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Peters anomaly with post axial polydactyly, bilateral camptodactyly and club foot in a Kenyan neonate: a case report



A case of bilateral Peters anomaly with bilateral post axial polydactyly, bilateral camptodactyly, and club foot was examined in a neonatal Kenyan baby girl of African descent who had been delivered in the hospital and admitted to the newborn unit. She died aged five days. There are no cases of Peters anomaly recorded in Africa according to a literature search. In addition, available data point to the majority of the principal associations in Peters anomaly to be genitourinary anomalies, making this case a rare one in its isolated collection of musculoskeletal associations.

Case presentation

A Kenyan baby girl of African descent who was born through a caesarean section presented in the new born unit of our hospital with bilateral corneal opacities, bilateral polydactyly, camptodactyly and club foot.


This is a rare case of Peters anomaly and its association with multiple musculoskeletal abnormalities makes it special.

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Peters anomaly is one of the main causes of congenital corneal opacities. It is a rare form of anterior chamber development, either sporadic or inherited [1, 2], that presents as corneal opacity from birth with the opaque cornea obstructing the pupil and thus causing visual loss. In addition, there is anterior chamber dysgenesis with connection between the cornea and the iris and/or the lens in some cases.

Case report

A Kenyan baby girl of African descent was delivered at term through an emergency caesarean section due to fetal distress (meconium stained liquor grade II with mild uterine contractions at cervical dilatation of 7 cm.). The mother had only received iron supplements during pregnancy and did not have an obstetric ultrasound done. The elder sibling was delivered vaginally and did not have any anomalies. There was no family history of any congenital anomalies.

The neonate was noted to have clouded cornea. Also noted in the cesarean section room was the presence of extra digits and club foot.

As a normal procedure, the baby was received at our newborn unit for stabilization and observation while the mother recuperated from anesthesia.

On examination the baby was noted to have bilateral corneal opacities which were completely covering the iris and pupils (see Figures 1 and 2). The opacities were totally homogeneous with no blood vessels visible. The anterior chambers appeared normal with no strands between the cornea and the iris or lens.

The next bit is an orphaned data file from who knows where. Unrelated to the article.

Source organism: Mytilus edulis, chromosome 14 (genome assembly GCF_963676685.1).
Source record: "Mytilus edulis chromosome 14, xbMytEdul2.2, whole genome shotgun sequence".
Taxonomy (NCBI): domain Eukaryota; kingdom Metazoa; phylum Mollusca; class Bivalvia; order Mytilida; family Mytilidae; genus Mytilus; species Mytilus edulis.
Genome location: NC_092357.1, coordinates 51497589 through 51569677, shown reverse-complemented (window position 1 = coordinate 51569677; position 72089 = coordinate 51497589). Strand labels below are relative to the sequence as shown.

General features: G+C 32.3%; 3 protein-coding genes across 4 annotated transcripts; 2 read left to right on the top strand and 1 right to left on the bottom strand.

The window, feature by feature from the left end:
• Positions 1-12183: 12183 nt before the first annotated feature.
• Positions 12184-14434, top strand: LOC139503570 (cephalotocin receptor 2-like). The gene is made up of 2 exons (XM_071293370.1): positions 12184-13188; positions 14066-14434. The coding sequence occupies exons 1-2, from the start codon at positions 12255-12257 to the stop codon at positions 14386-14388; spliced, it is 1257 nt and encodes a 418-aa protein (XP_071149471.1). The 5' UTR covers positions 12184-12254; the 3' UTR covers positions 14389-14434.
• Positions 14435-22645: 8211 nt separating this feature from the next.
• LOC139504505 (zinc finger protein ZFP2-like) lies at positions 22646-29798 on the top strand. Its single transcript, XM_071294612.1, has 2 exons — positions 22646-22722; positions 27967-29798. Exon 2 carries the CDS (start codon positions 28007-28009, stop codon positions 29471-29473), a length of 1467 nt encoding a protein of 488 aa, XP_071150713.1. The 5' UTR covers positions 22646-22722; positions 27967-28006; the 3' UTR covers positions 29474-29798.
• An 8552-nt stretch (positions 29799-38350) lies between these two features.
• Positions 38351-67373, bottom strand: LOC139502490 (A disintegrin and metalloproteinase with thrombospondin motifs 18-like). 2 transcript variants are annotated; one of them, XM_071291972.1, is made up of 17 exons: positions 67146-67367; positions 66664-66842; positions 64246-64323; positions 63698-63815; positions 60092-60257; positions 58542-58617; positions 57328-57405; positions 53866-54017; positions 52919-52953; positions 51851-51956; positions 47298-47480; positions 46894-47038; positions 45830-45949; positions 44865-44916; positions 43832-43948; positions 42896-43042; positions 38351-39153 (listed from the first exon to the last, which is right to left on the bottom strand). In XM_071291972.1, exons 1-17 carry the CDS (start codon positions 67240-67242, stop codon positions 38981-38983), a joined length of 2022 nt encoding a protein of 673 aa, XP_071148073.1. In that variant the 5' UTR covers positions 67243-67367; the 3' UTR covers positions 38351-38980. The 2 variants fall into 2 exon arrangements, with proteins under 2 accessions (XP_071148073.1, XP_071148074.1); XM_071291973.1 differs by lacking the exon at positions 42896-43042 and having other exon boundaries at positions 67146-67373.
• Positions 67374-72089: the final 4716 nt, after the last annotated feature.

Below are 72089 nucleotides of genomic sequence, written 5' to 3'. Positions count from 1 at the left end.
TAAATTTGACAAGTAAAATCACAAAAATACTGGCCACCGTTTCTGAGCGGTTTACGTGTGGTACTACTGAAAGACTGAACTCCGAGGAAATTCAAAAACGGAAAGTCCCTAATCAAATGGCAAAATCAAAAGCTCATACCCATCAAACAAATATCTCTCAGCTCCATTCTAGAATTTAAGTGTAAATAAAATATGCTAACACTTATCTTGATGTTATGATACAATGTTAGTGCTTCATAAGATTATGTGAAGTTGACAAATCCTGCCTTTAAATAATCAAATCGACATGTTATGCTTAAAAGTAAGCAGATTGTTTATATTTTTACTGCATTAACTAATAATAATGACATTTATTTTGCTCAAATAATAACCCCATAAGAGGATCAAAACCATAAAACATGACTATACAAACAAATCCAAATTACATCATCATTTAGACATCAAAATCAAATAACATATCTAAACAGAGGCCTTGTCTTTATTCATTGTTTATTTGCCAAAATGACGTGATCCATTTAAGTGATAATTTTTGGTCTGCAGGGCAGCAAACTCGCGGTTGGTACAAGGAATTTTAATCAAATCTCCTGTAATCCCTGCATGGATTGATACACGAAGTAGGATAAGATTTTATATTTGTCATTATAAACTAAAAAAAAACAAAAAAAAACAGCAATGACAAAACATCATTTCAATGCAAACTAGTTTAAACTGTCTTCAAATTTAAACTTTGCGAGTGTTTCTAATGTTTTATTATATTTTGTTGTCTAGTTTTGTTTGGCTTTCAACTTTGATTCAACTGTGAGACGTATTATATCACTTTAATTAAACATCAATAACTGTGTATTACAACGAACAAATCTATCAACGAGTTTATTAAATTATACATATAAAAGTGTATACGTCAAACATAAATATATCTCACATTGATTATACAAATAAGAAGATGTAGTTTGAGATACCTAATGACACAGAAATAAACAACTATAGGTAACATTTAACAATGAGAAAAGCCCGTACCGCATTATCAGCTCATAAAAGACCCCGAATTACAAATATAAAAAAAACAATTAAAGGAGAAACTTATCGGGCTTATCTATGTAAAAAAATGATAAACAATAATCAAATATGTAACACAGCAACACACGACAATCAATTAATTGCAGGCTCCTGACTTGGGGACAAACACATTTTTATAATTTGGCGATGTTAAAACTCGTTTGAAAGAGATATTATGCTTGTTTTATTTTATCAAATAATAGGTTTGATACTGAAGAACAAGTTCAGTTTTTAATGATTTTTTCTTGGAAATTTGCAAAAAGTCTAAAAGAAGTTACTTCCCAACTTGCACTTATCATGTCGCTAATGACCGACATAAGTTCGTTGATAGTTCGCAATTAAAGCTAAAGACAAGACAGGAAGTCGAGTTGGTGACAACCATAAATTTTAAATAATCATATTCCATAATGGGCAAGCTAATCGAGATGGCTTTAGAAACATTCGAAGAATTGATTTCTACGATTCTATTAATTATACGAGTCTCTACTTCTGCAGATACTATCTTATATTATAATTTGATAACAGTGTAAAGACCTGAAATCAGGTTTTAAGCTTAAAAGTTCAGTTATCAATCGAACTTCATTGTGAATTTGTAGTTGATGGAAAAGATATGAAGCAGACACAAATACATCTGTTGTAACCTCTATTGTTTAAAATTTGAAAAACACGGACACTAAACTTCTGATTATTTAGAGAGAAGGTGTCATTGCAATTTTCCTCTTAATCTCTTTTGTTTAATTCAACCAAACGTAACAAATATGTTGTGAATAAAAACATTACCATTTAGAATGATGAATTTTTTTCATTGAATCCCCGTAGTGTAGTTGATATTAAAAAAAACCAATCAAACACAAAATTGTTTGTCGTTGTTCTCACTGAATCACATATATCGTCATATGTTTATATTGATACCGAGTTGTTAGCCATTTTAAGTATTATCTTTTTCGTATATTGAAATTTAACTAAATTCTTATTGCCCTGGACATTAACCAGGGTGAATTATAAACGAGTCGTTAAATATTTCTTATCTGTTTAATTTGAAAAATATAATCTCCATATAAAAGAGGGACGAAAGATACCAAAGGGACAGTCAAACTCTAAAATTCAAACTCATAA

Figure 1
figure 1

Corneal opacification, right eye.

Figure 2
figure 2

Bilateral corneal opacification.

Other findings included low set ears with poorly developed cartilage on the pinna, flexion of the distal inter phalangeal joint of the forefinger and the proximal interphalangeal joints of the middle finger bilaterally. There was complete congenital talipes equinovarus of the left foot and varus deformity of the right foot (see Figures 3, 4, 5 and 6). There were no genital, vertebral, cardiac or tracheoesophageal anomalies on physical examination. The absence of congenital atresia of the esophagus was confirmed by the passage of a size 5 nasogastric tube into the stomach without resistance and aspiration of gastric contents. The neonate was also passing meconium well and did not develop any chocking or cyanotic spells on feeding. No radiological investigations were done due to financial prioritization.

Figure 3
figure 3

Low set ears.

Figure 4
figure 4

Congenital Talipes Equinovarus of the left foot. Note the excessive lanugo on the skin.

Figure 5
figure 5

Extra digit, Camptodactyly left upper limb.

Figure 6
figure 6

Extra digit, Camptodactyly right upper limb.

In the course of management the baby developed ophthalmia neonatorum and neonatal sepsis and later died during day five of life. Although the parent had agreed to a post mortem examination, the relatives later decided otherwise and buried the body without having a post mortem examination and thus the cause of death could not be established.


Peters anomaly is a developmental disorder of the cornea which can occur either sporadically (in most of the cases) or be inherited in a few cases. Inherited cases are either autosomal dominant or recessive [1]. It is among the causes of congenital clouding and/or opacification of the cornea. Other causes of congenital corneal opacification include sclerocornea, tears in the Descemet membrane secondary to birth trauma, ulcers, congenital glaucoma, congenital hereditary endothelial damage and various metabolic derangements [2]. It is important to differentiate Peters anomaly from other causes of corneal opacification. In Peters anomaly, the corneal opacity is either central or paracentral and it usually does not exhibit vascularization [35].